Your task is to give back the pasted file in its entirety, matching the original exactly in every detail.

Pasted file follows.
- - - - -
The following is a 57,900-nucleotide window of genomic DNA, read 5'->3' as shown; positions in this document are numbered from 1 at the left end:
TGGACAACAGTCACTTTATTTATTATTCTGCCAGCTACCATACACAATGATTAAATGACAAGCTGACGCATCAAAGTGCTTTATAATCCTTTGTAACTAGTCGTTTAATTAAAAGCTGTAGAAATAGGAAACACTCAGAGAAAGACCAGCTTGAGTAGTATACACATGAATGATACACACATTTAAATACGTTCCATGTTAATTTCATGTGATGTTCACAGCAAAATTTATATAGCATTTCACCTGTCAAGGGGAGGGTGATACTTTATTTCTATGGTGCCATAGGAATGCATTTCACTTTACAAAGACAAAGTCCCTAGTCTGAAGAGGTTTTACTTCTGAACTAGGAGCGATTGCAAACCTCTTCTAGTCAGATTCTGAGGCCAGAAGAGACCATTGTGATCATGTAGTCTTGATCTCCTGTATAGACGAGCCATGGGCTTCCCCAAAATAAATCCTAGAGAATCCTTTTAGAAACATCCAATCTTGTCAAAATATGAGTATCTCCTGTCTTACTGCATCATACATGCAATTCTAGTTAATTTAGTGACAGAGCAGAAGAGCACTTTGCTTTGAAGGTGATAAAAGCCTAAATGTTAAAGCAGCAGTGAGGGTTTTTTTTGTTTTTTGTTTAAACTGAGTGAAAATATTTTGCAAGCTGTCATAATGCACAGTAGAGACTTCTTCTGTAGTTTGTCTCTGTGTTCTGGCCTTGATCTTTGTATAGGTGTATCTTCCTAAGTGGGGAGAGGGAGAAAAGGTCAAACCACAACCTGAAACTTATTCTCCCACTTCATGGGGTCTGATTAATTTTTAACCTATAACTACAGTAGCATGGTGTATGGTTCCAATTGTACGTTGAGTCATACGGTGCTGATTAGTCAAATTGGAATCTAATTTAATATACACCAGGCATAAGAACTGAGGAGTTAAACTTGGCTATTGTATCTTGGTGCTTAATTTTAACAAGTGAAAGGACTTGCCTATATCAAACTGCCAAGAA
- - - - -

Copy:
The following is a 57,900-nucleotide window of genomic DNA, read 5'->3' as shown; positions in this document are numbered from 1 at the left end:
TGGACAACAGTCACTTTATTTATTATTCTGCCAGCTACCATACACAATGATTAAATGACAAGCTGACGCATCAAAGTGCTTTATAATCCTTTGTAACTAGTCGTTTAATTAAAAGCTGTAGAAATAGGAAACACTCAGAGAAAGACCAGCTTGAGTAGTATACACATGAATGATACACACATTTAAATACGTTCCATGTTAATTTCATGTGATGTTCACAGCAAAATTTATATAGCATTTCACCTGTCAAGGGGAGGGTGATACTTTATTTCTATGGTGCCATAGGAATGCATTTCACTTTACAAAGACAAAGTCCCTAGTCTGAAGAGGTTTTACTTCTGAACTAGGAGCGATTGCAAACCTCTTCTAGTCAGATTCTGAGGCCAGAAGAGACCATTGTGATCATGTAGTCTTGATCTCCTGTATAGACGAGCCATGGGCTTCCCCAAAATAAATCCTAGAGAATCCTTTTAGAAACATCCAATCTTGTCAAAATATGAGTATCTCCTGTCTTACTGCATCATACATGCAATTCTAGTTAATTTAGTGACAGAGCAGAAGAGCACTTTGCTTTGAAGGTGATAAAAGCCTAAATGTTAAAGCAGCAGTGAGGGTTTTTTTTGTTTTTTGTTTAAACTGAGTGAAAATATTTTGCAAGCTGTCATAATGCACAGTAGAGACTTCTTCTGTAGTTTGTCTCTGTGTTCTGGCCTTGATCTTTGTATAGGTGTATCTTCCTAAGTGGGGAGAGGGAGAAAAGGTCAAACCACAACCTGAAACTTATTCTCCCACTTCATGGGGTCTGATTAATTTTTAACCTATAACTACAGTAGCATGGTGTATGGTTCCAATTGTACGTTGAGTCATACGGTGCTGATTAGTCAAATTGGAATCTAATTTAATATACACCAGGCATAAGAACTGAGGAGTTAAACTTGGCTATTGTATCTTGGTGCTTAATTTTAACAAGTGAAAGGACTTGCCTATATCAAACTGCCAAGAA